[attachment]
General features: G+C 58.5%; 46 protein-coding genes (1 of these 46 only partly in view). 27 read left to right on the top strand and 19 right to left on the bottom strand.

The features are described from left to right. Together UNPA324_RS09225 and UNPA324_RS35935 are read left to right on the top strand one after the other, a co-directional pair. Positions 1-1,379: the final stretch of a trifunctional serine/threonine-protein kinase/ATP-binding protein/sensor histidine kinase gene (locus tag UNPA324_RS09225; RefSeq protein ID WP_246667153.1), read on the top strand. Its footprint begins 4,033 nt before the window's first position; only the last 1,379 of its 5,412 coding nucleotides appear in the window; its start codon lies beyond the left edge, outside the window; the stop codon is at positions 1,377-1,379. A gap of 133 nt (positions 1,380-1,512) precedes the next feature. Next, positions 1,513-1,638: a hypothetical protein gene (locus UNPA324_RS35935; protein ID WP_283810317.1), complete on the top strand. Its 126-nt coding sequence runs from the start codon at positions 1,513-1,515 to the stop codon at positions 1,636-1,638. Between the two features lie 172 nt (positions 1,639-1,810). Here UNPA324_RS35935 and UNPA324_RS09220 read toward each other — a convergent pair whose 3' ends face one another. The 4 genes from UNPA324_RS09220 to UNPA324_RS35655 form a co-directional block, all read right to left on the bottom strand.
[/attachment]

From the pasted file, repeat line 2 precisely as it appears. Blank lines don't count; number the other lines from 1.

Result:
The features are described from left to right. Together UNPA324_RS09225 and UNPA324_RS35935 are read left to right on the top strand one after the other, a co-directional pair. Positions 1-1,379: the final stretch of a trifunctional serine/threonine-protein kinase/ATP-binding protein/sensor histidine kinase gene (locus tag UNPA324_RS09225; RefSeq protein ID WP_246667153.1), read on the top strand. Its footprint begins 4,033 nt before the window's first position; only the last 1,379 of its 5,412 coding nucleotides appear in the window; its start codon lies beyond the left edge, outside the window; the stop codon is at positions 1,377-1,379. A gap of 133 nt (positions 1,380-1,512) precedes the next feature. Next, positions 1,513-1,638: a hypothetical protein gene (locus UNPA324_RS35935; protein ID WP_283810317.1), complete on the top strand. Its 126-nt coding sequence runs from the start codon at positions 1,513-1,515 to the stop codon at positions 1,636-1,638. Between the two features lie 172 nt (positions 1,639-1,810). Here UNPA324_RS35935 and UNPA324_RS09220 read toward each other — a convergent pair whose 3' ends face one another. The 4 genes from UNPA324_RS09220 to UNPA324_RS35655 form a co-directional block, all read right to left on the bottom strand.